World Oil analysis: Significant majority of U.S. imports of Russian “oil” are products
In recent days, we’ve heard considerable rhetoric from U.S. politicians and television news people that a ban on imports of crude and products from Russia to the U.S. needs to be imposed. Some people have argued to the contrary. The purpose of this analysis is not to wade into the merits or problems with such a ban.
Rather, we think it’s important to actually quantify the extent to which the U.S. is importing Russian crude and products. We have heard politicians and television news commentators refer to “Russian oil” as if all imports from that country are strictly crude oil. This is not true. Furthermore, these same politicians and television commentators have bandied about a wide variety of numbers, with great abandon, that they insist are the “actual” levels of U.S. imports of “Russian oil.” These numbers include 600,000 bpd, 500,000 bpd, 450,000 bpd, and even as low as 167,000 bpd (the latter figure still express with outrage by a particular TV commentator).
The product share. The truth of the matter is that a significant majority of U.S. imports of “Russian oil” are products. That’s right, a healthy majority of these imports are products and not crude oil. To verify this picture, we dug into data provided by the U.S. Energy Information Administration (EIA). Indeed, we found that U.S. imports of crude and products, combined, averaged 670,000 bpd during 2021, up 24% from 2020’s level of 540,000 bpd—see the chart on this page. Of the 2021 average, 472,000 bpd, or 70%, were products. In 2020, the product share of total imports from Russia was 465,000 bpd, or 86%. So, the amount of products imported per month only rose 7,000 bpd last year, while its share of the total mix fell 16 percentage points.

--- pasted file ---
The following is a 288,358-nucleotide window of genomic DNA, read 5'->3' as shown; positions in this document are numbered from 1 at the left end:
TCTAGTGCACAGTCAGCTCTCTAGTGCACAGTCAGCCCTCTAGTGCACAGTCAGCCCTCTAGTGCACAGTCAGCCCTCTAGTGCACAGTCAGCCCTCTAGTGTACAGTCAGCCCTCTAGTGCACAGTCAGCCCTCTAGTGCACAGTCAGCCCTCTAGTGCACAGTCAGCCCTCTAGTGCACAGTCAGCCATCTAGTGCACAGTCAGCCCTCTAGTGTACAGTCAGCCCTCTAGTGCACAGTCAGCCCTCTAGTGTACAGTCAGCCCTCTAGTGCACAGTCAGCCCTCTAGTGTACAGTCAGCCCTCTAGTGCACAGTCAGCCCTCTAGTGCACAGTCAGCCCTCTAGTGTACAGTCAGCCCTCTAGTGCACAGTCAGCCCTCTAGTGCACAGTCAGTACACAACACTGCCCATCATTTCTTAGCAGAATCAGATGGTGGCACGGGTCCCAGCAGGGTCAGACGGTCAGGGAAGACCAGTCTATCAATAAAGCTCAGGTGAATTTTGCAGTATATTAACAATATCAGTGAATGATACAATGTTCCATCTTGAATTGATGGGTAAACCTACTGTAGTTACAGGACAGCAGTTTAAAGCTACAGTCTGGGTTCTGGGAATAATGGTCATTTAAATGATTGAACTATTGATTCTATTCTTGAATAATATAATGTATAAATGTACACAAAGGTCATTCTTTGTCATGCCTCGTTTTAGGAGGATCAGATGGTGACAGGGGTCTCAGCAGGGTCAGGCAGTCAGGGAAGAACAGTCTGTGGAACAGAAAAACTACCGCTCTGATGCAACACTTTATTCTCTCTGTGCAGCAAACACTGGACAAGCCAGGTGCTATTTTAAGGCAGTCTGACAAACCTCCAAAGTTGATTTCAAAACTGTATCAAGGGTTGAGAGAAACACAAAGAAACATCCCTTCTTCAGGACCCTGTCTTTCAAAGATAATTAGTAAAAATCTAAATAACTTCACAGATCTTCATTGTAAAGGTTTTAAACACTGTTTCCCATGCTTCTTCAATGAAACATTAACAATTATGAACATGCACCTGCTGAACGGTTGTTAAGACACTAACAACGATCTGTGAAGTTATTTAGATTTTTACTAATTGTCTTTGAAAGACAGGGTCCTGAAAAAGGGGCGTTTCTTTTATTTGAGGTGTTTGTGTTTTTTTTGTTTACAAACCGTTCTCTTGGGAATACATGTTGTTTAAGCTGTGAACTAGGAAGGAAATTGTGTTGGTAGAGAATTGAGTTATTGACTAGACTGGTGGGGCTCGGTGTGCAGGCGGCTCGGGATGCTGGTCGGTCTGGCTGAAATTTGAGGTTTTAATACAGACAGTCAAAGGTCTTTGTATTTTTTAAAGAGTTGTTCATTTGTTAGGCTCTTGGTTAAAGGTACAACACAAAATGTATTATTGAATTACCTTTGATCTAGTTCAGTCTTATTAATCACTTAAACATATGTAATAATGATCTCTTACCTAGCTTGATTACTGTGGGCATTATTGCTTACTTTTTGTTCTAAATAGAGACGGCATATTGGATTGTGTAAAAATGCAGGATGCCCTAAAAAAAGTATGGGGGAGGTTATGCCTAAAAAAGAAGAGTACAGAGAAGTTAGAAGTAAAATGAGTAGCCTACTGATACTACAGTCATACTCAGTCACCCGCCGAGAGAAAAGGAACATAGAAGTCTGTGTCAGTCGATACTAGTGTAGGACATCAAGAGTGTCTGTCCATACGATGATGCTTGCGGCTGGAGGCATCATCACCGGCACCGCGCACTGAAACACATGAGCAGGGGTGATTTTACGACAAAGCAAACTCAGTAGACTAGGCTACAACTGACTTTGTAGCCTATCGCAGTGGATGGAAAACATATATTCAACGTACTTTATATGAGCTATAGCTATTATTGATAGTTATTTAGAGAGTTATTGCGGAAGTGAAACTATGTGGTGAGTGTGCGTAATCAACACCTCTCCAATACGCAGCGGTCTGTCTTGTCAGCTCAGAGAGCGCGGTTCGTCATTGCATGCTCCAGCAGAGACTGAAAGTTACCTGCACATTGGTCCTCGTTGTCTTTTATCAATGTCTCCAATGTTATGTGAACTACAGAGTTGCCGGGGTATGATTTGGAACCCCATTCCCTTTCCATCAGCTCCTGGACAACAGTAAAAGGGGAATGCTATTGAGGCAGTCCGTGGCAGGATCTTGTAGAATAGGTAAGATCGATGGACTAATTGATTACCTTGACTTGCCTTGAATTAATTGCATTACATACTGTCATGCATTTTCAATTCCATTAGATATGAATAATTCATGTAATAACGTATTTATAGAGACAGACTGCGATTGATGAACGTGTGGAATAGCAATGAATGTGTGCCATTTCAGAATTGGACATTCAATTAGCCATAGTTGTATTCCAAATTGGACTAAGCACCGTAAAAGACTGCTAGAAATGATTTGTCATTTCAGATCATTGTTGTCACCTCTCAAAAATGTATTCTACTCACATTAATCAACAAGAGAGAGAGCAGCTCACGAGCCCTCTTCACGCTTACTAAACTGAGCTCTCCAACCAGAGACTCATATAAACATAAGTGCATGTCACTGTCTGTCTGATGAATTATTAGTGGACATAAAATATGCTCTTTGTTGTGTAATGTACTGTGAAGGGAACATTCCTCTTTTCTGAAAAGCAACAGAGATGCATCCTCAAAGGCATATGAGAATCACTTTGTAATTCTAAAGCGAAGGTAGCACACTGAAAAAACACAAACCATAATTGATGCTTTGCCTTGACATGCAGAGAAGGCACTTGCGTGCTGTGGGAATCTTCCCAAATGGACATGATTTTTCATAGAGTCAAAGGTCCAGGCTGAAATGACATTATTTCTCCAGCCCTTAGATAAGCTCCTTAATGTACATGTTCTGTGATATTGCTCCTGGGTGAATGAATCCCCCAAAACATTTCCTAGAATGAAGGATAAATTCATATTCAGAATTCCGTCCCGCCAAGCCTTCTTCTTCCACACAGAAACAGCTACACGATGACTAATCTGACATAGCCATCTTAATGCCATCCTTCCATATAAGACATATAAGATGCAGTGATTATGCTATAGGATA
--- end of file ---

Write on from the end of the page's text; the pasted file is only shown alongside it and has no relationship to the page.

Crude levels. On the other hand, crude oil imports from Russia averaged just 75,000, or 14% of the total mix during 2002. But their level rose considerably during 2021, averaging 198,000 bpd, or 30% of all imports from Russia. Looking at the y-o-y increase for crude oil imports, they grew 164% (75,000 up to 198,000 bpd).
Seasonal trends. On average, total crude and product imports from Russia tended to run higher in summer months (May through August) and at their lower points during winter. Furthermore, per the EIA’s definition of “U.S. Product Supplied of Crude Oil and Petroleum Products,” the U.S. total supply averaged 18.187 MMbpd in 2020 and 19.768 MMbpd in 2021. Therefore, the Russian crude and products share of these figures averaged 3.0% and 3.4%, respectively. Not a large share, but just enough to make a difference if shortages occur.
We will continue to monitor these levels during the next several weeks, and as the EIA updates figures into January and February 2022. In the meantime, we would like to believe that the politicians and TV commentators will take more care and accuracy in putting out figures on U.S. imports of Russian crude and products—but don’t count on it!